Black male privilege is a concept within sociology for examining social, economic, and political advantages or rights that are available to men solely on the basis of their sex.
We all know that being white is a privilege when compared to being black. Being a black male is also a privilege but not when it’s put up against being a white male. It is a privilege when put against a black female.
What we don’t seem to realise is that black male privilege on black females is deeper than what it seems.
For instance, the 2017 General Household Survey (GHS) by Stats S.A revealed that family commitments are one of the reasons keeping young people out of school. About 18.5% of young girls are not attending school due to family commitments, as compared to only 0.4% of young boys.
As a cultural norm, especially in poor communities, a girl is expected to take care of her family. This norm denies young black girls the opportunity to attain education.
In South Africa, many young black girls are out of schools due to reasons that are beyond their ability and only 2.9% of them regard education as useless compared to 9.1% of young boys.
In its simplest form, privilege is the access of what’s inaccessible to others. Take child marriage for instance, in the Kivu region of the DRC, if an unmarried teenager becomes pregnant, she may be forced or pressured into a marriage to prevent rejection by her family or the community. Males in this instance have access to cultural beliefs and practices that protect them from being punished.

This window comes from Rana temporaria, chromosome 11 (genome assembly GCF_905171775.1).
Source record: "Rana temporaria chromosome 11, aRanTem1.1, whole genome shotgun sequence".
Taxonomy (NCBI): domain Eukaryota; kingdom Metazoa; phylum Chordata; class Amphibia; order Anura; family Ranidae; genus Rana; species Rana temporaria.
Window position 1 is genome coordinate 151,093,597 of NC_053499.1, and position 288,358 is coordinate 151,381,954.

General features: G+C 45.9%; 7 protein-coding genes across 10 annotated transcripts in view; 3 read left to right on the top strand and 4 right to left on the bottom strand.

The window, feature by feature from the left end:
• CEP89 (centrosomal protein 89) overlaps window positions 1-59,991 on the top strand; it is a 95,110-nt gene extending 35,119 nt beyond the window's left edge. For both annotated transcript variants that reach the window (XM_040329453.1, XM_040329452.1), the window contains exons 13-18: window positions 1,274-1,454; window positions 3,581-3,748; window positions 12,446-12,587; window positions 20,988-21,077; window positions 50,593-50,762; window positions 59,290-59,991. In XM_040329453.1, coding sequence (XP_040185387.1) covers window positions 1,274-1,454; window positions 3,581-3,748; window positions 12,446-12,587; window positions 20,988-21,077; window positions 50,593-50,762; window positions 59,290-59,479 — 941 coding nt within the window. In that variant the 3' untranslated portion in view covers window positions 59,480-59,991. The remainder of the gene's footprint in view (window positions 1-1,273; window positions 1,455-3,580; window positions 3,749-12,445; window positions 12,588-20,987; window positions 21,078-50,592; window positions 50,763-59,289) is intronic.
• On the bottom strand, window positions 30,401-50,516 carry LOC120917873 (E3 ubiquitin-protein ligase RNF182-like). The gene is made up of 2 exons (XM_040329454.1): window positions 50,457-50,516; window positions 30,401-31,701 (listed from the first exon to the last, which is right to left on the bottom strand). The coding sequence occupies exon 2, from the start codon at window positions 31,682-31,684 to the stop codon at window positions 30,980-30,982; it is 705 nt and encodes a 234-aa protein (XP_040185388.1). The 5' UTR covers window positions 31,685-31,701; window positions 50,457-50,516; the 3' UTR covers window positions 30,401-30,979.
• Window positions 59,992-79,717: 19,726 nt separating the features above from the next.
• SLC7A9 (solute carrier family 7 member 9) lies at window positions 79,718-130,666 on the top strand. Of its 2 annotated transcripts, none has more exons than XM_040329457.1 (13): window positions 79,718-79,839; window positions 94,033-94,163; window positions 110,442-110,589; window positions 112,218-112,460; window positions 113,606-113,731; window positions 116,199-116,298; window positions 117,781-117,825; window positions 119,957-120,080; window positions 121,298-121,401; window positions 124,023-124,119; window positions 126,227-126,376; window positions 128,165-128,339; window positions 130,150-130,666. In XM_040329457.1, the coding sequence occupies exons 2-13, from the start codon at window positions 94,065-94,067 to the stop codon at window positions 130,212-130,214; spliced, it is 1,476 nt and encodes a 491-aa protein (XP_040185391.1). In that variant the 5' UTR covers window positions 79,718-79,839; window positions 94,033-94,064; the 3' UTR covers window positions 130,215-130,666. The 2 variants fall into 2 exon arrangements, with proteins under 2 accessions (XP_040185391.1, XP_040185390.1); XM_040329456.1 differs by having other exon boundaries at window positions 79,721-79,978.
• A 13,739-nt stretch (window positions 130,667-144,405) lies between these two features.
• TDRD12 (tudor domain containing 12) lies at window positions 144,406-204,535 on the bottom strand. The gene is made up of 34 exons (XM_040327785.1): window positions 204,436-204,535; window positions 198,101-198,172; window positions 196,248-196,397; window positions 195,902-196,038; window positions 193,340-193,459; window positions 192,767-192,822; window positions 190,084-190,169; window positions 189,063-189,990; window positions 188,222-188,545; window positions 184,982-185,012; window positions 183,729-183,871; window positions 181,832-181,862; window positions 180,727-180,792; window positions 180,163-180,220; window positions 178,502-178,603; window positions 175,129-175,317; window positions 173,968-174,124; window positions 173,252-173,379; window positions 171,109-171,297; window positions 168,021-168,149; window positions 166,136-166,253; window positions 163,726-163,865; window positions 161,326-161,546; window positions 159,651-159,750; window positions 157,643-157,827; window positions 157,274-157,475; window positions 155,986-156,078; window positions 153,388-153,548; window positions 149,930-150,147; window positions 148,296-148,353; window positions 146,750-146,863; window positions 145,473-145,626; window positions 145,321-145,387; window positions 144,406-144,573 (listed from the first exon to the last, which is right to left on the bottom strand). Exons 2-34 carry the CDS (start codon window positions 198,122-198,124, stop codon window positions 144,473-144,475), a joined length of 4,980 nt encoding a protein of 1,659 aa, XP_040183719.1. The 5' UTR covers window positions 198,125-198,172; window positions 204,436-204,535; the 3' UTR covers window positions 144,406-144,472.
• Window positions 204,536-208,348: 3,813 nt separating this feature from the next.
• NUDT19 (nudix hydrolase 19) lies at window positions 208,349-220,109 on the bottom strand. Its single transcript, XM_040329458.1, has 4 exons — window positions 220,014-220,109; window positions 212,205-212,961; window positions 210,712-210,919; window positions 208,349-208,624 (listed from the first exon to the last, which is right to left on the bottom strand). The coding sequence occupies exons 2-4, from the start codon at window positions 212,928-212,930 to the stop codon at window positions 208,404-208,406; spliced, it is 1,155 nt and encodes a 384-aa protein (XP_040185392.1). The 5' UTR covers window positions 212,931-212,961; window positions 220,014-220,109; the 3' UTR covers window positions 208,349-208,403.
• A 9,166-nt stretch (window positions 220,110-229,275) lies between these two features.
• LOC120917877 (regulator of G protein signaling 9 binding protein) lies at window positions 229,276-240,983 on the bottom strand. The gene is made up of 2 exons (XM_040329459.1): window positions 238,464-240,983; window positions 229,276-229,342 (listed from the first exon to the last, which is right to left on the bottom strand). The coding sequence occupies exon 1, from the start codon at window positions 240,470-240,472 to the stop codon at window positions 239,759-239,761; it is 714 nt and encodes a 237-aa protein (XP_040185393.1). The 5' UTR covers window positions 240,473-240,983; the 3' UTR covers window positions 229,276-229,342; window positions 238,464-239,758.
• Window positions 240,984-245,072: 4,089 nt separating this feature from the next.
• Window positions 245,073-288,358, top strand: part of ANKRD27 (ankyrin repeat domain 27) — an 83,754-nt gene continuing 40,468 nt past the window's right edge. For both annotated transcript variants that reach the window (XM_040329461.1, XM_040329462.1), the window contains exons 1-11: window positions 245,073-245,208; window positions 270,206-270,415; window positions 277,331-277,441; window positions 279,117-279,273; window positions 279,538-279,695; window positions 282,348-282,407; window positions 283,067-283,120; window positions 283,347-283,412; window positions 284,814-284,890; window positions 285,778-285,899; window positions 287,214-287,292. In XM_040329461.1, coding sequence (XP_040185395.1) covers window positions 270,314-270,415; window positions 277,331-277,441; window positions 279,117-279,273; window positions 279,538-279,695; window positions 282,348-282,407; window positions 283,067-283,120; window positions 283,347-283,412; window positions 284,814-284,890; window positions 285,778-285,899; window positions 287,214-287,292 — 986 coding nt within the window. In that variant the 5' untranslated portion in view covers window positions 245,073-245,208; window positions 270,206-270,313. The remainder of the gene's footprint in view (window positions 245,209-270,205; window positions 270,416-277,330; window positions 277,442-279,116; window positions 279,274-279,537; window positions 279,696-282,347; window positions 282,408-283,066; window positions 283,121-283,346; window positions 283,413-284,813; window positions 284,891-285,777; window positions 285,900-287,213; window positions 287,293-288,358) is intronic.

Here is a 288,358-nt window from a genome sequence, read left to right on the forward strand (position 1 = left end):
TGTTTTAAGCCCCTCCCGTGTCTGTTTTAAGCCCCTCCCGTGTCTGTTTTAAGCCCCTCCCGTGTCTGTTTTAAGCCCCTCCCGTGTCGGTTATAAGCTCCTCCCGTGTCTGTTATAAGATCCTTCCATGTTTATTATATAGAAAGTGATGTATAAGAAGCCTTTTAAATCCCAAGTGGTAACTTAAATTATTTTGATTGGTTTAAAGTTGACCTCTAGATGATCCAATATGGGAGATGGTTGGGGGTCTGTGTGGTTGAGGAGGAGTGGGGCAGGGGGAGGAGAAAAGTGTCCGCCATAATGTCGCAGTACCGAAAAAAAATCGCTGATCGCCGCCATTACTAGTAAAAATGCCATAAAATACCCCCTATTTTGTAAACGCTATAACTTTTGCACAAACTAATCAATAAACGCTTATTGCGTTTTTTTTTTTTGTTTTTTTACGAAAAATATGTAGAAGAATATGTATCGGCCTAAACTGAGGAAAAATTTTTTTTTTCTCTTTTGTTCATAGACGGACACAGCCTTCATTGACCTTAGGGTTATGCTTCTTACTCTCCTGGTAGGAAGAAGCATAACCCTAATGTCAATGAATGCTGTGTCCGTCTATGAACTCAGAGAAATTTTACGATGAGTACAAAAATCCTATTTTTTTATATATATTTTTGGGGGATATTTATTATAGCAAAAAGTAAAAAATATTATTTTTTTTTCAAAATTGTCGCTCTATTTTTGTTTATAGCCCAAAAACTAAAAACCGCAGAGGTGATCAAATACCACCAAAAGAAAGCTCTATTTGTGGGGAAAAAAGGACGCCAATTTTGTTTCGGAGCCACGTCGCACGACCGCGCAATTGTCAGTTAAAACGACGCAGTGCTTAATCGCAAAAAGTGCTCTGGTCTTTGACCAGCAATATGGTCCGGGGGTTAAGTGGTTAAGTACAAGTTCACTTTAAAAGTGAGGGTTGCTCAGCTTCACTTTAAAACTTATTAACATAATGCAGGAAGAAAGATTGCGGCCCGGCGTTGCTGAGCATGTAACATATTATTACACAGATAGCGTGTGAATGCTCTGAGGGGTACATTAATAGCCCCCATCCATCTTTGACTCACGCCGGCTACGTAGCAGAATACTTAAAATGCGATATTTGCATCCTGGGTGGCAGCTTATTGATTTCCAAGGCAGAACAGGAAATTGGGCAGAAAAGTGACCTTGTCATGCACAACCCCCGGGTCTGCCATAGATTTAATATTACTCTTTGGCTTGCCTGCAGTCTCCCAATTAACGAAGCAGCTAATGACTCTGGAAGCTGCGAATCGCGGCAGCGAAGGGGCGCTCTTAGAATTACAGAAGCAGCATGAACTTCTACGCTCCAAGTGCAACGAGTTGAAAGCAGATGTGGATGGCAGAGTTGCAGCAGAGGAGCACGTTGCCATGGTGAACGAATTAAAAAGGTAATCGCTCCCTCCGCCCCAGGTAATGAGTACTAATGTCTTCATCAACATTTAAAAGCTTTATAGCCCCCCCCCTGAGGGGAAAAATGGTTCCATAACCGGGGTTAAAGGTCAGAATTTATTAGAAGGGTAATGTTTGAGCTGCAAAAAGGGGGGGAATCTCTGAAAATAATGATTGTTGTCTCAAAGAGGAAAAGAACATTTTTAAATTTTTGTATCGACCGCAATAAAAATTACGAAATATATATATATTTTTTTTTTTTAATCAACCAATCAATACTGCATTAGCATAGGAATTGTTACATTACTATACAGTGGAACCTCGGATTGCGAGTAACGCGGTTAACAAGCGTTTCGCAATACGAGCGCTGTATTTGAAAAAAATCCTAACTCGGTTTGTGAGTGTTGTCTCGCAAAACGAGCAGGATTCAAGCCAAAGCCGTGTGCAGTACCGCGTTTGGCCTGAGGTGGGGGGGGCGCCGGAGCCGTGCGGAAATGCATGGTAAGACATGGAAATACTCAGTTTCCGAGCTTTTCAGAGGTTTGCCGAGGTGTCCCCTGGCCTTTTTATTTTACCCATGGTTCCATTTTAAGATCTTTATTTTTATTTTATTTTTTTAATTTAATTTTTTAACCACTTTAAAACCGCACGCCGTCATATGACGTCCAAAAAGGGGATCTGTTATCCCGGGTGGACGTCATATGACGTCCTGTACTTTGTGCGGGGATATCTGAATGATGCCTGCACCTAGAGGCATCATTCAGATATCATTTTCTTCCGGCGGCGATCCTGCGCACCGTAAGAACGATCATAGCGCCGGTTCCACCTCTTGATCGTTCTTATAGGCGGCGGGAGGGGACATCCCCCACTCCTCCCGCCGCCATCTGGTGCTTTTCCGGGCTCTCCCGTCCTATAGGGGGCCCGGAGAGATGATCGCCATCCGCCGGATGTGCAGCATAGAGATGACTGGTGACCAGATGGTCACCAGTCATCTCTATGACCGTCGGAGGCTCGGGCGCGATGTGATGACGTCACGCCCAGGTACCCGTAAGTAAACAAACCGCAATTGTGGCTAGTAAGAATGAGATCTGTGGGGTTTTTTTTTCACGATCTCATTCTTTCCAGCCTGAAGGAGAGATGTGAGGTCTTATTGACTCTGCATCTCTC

Also, in this regard, child marriage can also turn into forced marriage, motivated by the expectations that the man marrying the young girl will financially provide for the family. This is especially true in poor nations and/or poor communities.
Black male privilege on black females is not a myth.
On the 26th of June 2018, the Minister of Education in Burundi, Janvière Ndirahisha introduced a ban that prevented pregnant adolescent girls, teen mothers, the boys who impregnated them, and victims of child marriage from attending either private or public school.
This ban, which was later lifted, wouldn’t have really affected boys because girls are the ones who are physically visible during pregnancy, not boys. Boys would have easily denied impregnating these girls. It would have also failed if the father wasn’t attending school, maybe someone older.
One could end up concluding that black male privilege is a curse. Even when governments lift policies that affect black females, one way or another it’s still there, black females are still underprivileged as soon as they are born.
About the writer: Mduduzi Mbiza is a creator. Author of the book ‘Human Education: The Voyage of Discovery’.
To read more of his work, click here.